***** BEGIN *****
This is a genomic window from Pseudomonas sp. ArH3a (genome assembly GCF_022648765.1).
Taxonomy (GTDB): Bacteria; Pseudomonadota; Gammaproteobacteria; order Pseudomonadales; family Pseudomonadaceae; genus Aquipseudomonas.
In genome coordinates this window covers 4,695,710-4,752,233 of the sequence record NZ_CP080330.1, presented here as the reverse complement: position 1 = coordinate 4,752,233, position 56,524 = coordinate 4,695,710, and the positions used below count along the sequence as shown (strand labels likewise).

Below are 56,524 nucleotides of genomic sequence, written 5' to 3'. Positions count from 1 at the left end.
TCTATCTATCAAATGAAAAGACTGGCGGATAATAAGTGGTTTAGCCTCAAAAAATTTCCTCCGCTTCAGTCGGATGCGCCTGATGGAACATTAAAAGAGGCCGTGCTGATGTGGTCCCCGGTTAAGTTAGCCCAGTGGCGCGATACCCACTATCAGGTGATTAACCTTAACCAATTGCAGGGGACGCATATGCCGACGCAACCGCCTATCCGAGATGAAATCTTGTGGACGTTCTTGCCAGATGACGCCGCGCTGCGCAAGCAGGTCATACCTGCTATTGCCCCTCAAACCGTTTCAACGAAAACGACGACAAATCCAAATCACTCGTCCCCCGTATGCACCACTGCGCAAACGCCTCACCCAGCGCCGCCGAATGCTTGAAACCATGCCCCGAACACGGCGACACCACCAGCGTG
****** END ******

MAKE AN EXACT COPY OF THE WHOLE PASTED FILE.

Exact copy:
This is a genomic window from Pseudomonas sp. ArH3a (genome assembly GCF_022648765.1).
Taxonomy (GTDB): Bacteria; Pseudomonadota; Gammaproteobacteria; order Pseudomonadales; family Pseudomonadaceae; genus Aquipseudomonas.
In genome coordinates this window covers 4,695,710-4,752,233 of the sequence record NZ_CP080330.1, presented here as the reverse complement: position 1 = coordinate 4,752,233, position 56,524 = coordinate 4,695,710, and the positions used below count along the sequence as shown (strand labels likewise).

Below are 56,524 nucleotides of genomic sequence, written 5' to 3'. Positions count from 1 at the left end.
TCTATCTATCAAATGAAAAGACTGGCGGATAATAAGTGGTTTAGCCTCAAAAAATTTCCTCCGCTTCAGTCGGATGCGCCTGATGGAACATTAAAAGAGGCCGTGCTGATGTGGTCCCCGGTTAAGTTAGCCCAGTGGCGCGATACCCACTATCAGGTGATTAACCTTAACCAATTGCAGGGGACGCATATGCCGACGCAACCGCCTATCCGAGATGAAATCTTGTGGACGTTCTTGCCAGATGACGCCGCGCTGCGCAAGCAGGTCATACCTGCTATTGCCCCTCAAACCGTTTCAACGAAAACGACGACAAATCCAAATCACTCGTCCCCCGTATGCACCACTGCGCAAACGCCTCACCCAGCGCCGCCGAATGCTTGAAACCATGCCCCGAACACGGCGACACCACCAGCGTG